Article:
Vivo is working on an RGBW camera sensor that could lead to huge improvements in low-light photography.It’s reportedly twice as efficient as a conventional sensor.Phones using the sensor are already in the works, and expected to arrive in 2021.
It’s still challenging to take a good low light photo with your phone, but Vivo might just fix that in the near future. The Chinese brand has unveiled plans for an RGBW (red, green, blue, white) camera sensor that excels in dim lighting conditions.
The design is billed as the first sensor with both an RGBW matrix and a color filter array, and reportedly boasts a 160% higher photosensitive efficiency than a conventional RGGB (red, green, green, blue) unit — you’ll take “precise and clear” photos in low light, Vivo claimed. It’s even 60% more efficient than the RYYB (red, yellow, yellow, blue) sensors in phones like the Huawei P40 Pro, according to Vivo, and isn’t prone to their color casting issues.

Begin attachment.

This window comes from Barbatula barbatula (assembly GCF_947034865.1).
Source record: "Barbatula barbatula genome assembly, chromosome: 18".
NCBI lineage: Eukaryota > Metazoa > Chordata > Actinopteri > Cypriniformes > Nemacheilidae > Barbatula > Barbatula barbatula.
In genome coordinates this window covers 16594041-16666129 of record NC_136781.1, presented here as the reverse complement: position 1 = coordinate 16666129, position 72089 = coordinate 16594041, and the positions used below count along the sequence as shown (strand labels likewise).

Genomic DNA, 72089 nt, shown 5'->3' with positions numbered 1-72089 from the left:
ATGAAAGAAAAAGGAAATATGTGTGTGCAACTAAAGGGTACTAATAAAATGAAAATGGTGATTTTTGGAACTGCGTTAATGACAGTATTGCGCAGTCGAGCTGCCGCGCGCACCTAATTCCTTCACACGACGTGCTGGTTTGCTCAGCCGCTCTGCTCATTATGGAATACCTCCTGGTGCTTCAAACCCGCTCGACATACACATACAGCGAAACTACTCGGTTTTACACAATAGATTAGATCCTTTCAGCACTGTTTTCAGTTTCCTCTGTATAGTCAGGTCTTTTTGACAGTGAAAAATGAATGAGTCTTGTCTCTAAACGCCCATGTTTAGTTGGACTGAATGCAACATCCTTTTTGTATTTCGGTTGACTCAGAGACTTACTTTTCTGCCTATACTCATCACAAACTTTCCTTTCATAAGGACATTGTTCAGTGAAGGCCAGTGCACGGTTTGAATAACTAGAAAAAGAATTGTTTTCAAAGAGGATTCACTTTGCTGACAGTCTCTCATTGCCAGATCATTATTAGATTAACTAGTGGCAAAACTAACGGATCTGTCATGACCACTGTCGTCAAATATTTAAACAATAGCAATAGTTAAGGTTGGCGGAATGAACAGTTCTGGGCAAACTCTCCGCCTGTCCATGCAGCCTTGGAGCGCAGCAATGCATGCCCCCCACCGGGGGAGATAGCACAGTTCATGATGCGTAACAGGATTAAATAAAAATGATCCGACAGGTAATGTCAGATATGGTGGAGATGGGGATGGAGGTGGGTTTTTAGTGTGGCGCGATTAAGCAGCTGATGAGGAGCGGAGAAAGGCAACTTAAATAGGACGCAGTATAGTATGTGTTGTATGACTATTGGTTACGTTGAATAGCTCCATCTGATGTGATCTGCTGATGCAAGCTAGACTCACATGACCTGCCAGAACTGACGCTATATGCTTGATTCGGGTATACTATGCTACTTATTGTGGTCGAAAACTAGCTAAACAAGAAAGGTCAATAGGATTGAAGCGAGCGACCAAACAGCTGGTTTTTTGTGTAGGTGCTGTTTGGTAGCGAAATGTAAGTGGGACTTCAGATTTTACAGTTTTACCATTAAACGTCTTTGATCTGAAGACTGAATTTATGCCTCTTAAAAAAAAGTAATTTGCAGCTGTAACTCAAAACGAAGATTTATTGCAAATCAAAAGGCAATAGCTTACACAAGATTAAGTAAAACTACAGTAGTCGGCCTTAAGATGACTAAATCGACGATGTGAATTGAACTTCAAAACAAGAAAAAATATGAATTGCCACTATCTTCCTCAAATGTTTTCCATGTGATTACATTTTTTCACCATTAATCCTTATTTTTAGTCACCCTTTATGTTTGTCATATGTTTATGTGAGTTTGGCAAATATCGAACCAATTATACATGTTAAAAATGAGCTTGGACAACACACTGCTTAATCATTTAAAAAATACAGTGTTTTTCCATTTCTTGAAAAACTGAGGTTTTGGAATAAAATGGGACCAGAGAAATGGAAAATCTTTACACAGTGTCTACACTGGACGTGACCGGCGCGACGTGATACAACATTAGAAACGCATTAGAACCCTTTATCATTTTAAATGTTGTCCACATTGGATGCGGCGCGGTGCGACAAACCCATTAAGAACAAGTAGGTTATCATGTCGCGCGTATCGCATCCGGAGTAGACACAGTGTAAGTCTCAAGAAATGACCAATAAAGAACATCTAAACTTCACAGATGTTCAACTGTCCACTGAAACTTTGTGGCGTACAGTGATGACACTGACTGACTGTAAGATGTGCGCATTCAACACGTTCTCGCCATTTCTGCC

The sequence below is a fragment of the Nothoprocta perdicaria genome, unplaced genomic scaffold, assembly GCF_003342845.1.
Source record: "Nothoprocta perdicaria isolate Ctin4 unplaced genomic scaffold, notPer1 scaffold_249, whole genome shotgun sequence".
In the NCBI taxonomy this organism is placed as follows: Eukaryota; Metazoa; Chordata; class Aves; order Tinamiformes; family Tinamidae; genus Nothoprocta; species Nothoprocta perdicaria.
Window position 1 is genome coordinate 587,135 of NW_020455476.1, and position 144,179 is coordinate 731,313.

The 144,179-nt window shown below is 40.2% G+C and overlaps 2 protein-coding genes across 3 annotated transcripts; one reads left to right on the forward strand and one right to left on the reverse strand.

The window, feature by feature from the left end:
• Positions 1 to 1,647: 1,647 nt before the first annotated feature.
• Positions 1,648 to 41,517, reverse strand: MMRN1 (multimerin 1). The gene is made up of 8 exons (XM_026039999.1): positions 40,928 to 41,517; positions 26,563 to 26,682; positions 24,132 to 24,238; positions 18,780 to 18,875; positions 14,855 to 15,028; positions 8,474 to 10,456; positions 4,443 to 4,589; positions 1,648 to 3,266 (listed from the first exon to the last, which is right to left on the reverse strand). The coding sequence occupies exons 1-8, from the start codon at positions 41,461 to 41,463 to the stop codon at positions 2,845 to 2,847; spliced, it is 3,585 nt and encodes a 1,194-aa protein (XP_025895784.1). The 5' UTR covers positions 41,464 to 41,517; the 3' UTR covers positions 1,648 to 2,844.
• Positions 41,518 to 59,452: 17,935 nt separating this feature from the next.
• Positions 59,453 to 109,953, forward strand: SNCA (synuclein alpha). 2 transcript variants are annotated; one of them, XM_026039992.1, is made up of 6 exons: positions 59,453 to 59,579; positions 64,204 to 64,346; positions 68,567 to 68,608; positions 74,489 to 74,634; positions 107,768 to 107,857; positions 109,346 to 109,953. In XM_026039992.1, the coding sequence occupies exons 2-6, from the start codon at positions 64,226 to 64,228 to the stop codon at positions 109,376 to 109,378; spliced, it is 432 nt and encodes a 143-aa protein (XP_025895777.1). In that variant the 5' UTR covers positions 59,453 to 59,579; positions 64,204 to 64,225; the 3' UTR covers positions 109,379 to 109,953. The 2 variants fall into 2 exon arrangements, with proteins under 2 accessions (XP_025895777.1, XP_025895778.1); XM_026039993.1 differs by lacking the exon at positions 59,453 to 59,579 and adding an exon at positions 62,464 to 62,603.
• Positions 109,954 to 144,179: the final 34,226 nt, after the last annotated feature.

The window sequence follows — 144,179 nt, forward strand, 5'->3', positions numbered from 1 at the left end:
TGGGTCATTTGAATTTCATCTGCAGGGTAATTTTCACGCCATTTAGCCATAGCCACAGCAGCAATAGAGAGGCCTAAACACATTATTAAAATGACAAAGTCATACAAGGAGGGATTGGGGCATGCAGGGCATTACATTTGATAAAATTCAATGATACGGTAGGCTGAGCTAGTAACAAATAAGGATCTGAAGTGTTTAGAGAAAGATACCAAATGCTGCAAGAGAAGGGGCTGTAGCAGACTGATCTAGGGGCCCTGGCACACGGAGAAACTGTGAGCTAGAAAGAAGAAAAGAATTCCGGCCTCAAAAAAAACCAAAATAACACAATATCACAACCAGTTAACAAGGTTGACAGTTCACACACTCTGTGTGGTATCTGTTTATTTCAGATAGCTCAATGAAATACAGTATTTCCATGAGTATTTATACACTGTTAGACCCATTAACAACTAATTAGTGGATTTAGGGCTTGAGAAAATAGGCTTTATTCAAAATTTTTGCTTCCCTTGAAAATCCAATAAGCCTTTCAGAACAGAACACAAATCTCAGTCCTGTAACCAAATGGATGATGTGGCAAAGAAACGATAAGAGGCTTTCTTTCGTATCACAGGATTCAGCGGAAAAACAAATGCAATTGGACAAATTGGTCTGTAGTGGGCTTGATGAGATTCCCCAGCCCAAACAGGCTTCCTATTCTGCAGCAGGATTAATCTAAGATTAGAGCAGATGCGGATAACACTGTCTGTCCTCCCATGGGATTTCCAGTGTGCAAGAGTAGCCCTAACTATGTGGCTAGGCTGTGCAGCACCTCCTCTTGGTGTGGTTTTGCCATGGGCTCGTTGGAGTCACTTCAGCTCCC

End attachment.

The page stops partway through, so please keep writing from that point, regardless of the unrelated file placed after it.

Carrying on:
Devices using the new sensor are in the works, and are expected to reach stores in 2021. Vivo said it had been “discreetly” working on the sensor for about a year.
Read more: Tips to take your photography to the next level
This isn’t the first time phone makers have used RGBW sensors. Huawei used one in the P8 from 2015 to reduce low light noise and improve brightness in high contrast situations. We generally liked its output, although it had problems with brightly-lit backgrounds as well as color saturation in dark scenes. That was five years ago, however, and we’d expect Vivo to benefit from technical progress since then.
There are no guarantees this will lead to the stellar output the company has promised. However, Vivo has developed a knack for low light photography in devices like the X50 Pro, even without relying on a night mode. The main concern is simply that the competition isn’t standing still. Samsung is rumored to be creating a new version of its 108MP sensor, and we’d expect sensor experts like Sony to deliver updates in 2021 as well. Still, this suggests Vivo won’t be left behind.